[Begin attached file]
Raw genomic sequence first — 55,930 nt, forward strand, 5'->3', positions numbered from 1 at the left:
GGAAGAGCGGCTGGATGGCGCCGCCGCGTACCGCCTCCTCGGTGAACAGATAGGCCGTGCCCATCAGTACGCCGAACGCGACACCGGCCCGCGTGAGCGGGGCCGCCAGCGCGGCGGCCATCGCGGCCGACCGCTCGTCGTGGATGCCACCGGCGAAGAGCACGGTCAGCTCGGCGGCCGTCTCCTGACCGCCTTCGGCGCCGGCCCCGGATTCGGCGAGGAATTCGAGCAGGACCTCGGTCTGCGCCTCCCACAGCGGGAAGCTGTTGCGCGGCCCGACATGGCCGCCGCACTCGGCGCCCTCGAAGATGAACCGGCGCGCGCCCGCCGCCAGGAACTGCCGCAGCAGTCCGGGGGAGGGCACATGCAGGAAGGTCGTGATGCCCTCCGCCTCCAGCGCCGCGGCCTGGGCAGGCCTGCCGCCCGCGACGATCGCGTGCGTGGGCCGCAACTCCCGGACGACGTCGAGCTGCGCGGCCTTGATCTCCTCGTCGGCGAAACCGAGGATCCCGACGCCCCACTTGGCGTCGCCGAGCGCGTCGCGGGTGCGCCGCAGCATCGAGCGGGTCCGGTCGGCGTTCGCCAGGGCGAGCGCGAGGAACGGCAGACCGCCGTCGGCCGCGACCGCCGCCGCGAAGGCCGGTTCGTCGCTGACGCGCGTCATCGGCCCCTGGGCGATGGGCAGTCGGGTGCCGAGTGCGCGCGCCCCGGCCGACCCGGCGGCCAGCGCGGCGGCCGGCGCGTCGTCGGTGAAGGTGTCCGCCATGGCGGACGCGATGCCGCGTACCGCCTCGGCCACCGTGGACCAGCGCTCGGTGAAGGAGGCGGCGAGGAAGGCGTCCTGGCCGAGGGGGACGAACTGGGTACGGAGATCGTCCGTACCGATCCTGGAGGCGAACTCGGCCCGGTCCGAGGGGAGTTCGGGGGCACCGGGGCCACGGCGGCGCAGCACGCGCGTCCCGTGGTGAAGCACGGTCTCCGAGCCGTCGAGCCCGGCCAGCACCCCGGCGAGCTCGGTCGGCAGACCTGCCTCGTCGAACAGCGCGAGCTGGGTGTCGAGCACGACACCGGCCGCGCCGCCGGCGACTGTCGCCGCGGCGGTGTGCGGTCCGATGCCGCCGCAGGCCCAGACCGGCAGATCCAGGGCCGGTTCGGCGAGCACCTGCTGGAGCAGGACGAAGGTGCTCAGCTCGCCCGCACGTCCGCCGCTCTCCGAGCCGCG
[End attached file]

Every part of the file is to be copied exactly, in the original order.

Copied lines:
Raw genomic sequence first — 55,930 nt, forward strand, 5'->3', positions numbered from 1 at the left:
GGAAGAGCGGCTGGATGGCGCCGCCGCGTACCGCCTCCTCGGTGAACAGATAGGCCGTGCCCATCAGTACGCCGAACGCGACACCGGCCCGCGTGAGCGGGGCCGCCAGCGCGGCGGCCATCGCGGCCGACCGCTCGTCGTGGATGCCACCGGCGAAGAGCACGGTCAGCTCGGCGGCCGTCTCCTGACCGCCTTCGGCGCCGGCCCCGGATTCGGCGAGGAATTCGAGCAGGACCTCGGTCTGCGCCTCCCACAGCGGGAAGCTGTTGCGCGGCCCGACATGGCCGCCGCACTCGGCGCCCTCGAAGATGAACCGGCGCGCGCCCGCCGCCAGGAACTGCCGCAGCAGTCCGGGGGAGGGCACATGCAGGAAGGTCGTGATGCCCTCCGCCTCCAGCGCCGCGGCCTGGGCAGGCCTGCCGCCCGCGACGATCGCGTGCGTGGGCCGCAACTCCCGGACGACGTCGAGCTGCGCGGCCTTGATCTCCTCGTCGGCGAAACCGAGGATCCCGACGCCCCACTTGGCGTCGCCGAGCGCGTCGCGGGTGCGCCGCAGCATCGAGCGGGTCCGGTCGGCGTTCGCCAGGGCGAGCGCGAGGAACGGCAGACCGCCGTCGGCCGCGACCGCCGCCGCGAAGGCCGGTTCGTCGCTGACGCGCGTCATCGGCCCCTGGGCGATGGGCAGTCGGGTGCCGAGTGCGCGCGCCCCGGCCGACCCGGCGGCCAGCGCGGCGGCCGGCGCGTCGTCGGTGAAGGTGTCCGCCATGGCGGACGCGATGCCGCGTACCGCCTCGGCCACCGTGGACCAGCGCTCGGTGAAGGAGGCGGCGAGGAAGGCGTCCTGGCCGAGGGGGACGAACTGGGTACGGAGATCGTCCGTACCGATCCTGGAGGCGAACTCGGCCCGGTCCGAGGGGAGTTCGGGGGCACCGGGGCCACGGCGGCGCAGCACGCGCGTCCCGTGGTGAAGCACGGTCTCCGAGCCGTCGAGCCCGGCCAGCACCCCGGCGAGCTCGGTCGGCAGACCTGCCTCGTCGAACAGCGCGAGCTGGGTGTCGAGCACGACACCGGCCGCGCCGCCGGCGACTGTCGCCGCGGCGGTGTGCGGTCCGATGCCGCCGCAGGCCCAGACCGGCAGATCCAGGGCCGGTTCGGCGAGCACCTGCTGGAGCAGGACGAAGGTGCTCAGCTCGCCCGCACGTCCGCCGCTCTCCGAGCCGCG